Property taxes under the new tax plan

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Q. With the new tax law, is the limit on state and property tax deductions a combined $10,000? My property tax is $12,000 and I also pay state taxes yearly. Also I was thinking of investing in second home for less than $200,000. My current mortgage is less than $300,000, so would I be able to take mortgage interest on both homes?
— Figuring it out

A. The recently passed tax legislation is a lot for taxpayers to wrap their heads around.

The new limited itemized deduction for state and local income taxes, combined with local real estate taxes, is now a total of $10,000, said Steven Gallo, a certified public accountant and personal financial specialist with U.S. Financial Services in Fairfield.

“Due to this change, you will see a significant reduction in your allowable deduction in this category for 2018,” Gallo said.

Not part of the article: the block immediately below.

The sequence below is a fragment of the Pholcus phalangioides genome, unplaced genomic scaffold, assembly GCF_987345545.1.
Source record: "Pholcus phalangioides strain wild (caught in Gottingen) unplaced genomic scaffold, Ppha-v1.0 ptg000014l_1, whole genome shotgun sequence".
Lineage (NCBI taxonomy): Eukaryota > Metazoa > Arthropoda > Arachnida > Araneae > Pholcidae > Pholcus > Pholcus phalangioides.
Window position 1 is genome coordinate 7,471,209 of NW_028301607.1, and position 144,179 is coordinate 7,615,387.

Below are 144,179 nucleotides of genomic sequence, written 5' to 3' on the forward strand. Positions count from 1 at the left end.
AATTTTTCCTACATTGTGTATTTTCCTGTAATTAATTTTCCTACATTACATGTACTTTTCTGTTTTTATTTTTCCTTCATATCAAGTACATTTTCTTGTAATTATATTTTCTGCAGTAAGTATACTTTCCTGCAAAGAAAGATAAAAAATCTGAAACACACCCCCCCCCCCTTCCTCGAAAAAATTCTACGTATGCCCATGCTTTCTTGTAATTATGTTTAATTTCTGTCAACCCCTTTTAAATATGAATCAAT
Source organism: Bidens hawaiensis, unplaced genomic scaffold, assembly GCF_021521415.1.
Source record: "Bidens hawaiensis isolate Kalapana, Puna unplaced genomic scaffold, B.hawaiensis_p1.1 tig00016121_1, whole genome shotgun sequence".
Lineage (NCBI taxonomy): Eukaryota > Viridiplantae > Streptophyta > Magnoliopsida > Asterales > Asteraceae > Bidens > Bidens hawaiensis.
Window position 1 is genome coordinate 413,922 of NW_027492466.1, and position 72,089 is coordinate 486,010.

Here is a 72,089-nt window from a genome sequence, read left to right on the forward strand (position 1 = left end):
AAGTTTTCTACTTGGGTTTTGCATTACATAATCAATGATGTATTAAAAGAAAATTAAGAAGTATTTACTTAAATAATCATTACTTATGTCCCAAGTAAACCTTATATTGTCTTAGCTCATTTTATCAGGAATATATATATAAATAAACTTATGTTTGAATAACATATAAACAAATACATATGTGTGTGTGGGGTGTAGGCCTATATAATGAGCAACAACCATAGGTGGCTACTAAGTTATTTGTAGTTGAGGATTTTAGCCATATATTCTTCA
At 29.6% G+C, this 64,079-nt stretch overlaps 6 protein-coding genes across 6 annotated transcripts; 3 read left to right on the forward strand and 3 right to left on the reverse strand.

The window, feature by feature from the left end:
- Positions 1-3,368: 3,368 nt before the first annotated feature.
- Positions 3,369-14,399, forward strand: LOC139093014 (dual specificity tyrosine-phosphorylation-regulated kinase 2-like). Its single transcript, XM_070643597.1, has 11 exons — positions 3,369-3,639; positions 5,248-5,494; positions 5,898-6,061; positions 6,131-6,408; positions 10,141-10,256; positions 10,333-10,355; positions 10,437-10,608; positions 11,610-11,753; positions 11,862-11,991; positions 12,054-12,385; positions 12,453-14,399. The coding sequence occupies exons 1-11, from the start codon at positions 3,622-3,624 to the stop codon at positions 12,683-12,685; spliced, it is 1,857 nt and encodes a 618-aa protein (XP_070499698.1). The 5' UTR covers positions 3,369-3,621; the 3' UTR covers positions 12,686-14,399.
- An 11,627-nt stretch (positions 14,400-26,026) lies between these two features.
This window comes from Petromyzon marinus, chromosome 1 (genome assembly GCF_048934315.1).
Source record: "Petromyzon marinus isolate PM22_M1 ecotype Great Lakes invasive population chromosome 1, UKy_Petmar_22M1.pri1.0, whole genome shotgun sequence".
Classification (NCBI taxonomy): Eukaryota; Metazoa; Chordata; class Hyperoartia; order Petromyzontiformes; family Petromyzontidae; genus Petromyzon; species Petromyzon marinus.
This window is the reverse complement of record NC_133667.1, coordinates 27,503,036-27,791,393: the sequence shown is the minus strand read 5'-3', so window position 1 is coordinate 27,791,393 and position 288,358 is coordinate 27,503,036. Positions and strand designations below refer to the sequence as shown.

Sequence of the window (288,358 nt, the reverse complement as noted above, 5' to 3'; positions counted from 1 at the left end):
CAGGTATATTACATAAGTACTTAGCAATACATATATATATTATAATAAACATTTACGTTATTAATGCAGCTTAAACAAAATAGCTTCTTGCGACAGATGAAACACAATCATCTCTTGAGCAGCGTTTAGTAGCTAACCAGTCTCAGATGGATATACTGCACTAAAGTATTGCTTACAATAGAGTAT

As far as mortgage interest deductions, the tax bill also had changes there.

Mortgages in existence prior to Dec. 31, 2017 will be grandfathered, so this gives homeowners the ability to continue to deduct mortgage interest up to a total loan amount of $1 million, Gallo said.

This is a combined indebtedness on both first and second homes, if applicable.

“Any new loans as of Jan. 1, 2018 will be subject to the new limitation on total mortgage debt of $750,000, Gallo said. “Once again, this is a combined limit of both first and second homes.”

Based on the situation you described, you would not lose the mortgage tax deduction because you said the two potential loans will be less than the $750,000 limit now in place, Gallo said.

Also remember there’s one additional feature in the new tax law that now eliminates any tax deduction for interest paid on Home Equity Lines of Credit, or HELOCs, unless the proceeds are used exclusively for home improvements, Gallo said.

Email your questions to moc.p1561587213leHye1561587213noMJN1561587213@ksA1561587213.

This post was first published in January 2018. presents certain general financial planning principles and advice, but should never be viewed as a substitute for obtaining advice from a personal professional advisor who understands your unique individual circumstances.